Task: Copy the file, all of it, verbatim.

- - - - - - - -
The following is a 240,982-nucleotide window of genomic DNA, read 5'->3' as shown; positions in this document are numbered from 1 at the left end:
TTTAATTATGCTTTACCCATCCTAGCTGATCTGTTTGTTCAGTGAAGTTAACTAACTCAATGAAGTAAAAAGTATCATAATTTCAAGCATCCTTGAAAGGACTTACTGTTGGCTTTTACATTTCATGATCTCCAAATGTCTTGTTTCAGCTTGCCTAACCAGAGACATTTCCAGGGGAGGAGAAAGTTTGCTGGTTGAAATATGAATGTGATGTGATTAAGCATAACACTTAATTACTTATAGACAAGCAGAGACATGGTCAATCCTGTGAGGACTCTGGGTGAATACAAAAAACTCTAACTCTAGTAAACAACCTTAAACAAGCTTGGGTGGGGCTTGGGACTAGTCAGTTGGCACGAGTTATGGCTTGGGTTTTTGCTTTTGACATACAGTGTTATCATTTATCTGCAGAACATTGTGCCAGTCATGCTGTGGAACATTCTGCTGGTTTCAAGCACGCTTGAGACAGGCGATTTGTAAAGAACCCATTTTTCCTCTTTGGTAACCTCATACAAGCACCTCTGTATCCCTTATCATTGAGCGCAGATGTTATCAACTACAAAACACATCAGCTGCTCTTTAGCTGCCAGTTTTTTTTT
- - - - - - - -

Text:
The following is a 240,982-nucleotide window of genomic DNA, read 5'->3' as shown; positions in this document are numbered from 1 at the left end:
TTTAATTATGCTTTACCCATCCTAGCTGATCTGTTTGTTCAGTGAAGTTAACTAACTCAATGAAGTAAAAAGTATCATAATTTCAAGCATCCTTGAAAGGACTTACTGTTGGCTTTTACATTTCATGATCTCCAAATGTCTTGTTTCAGCTTGCCTAACCAGAGACATTTCCAGGGGAGGAGAAAGTTTGCTGGTTGAAATATGAATGTGATGTGATTAAGCATAACACTTAATTACTTATAGACAAGCAGAGACATGGTCAATCCTGTGAGGACTCTGGGTGAATACAAAAAACTCTAACTCTAGTAAACAACCTTAAACAAGCTTGGGTGGGGCTTGGGACTAGTCAGTTGGCACGAGTTATGGCTTGGGTTTTTGCTTTTGACATACAGTGTTATCATTTATCTGCAGAACATTGTGCCAGTCATGCTGTGGAACATTCTGCTGGTTTCAAGCACGCTTGAGACAGGCGATTTGTAAAGAACCCATTTTTCCTCTTTGGTAACCTCATACAAGCACCTCTGTATCCCTTATCATTGAGCGCAGATGTTATCAACTACAAAACACATCAGCTGCTCTTTAGCTGCCAGTTTTTTTTT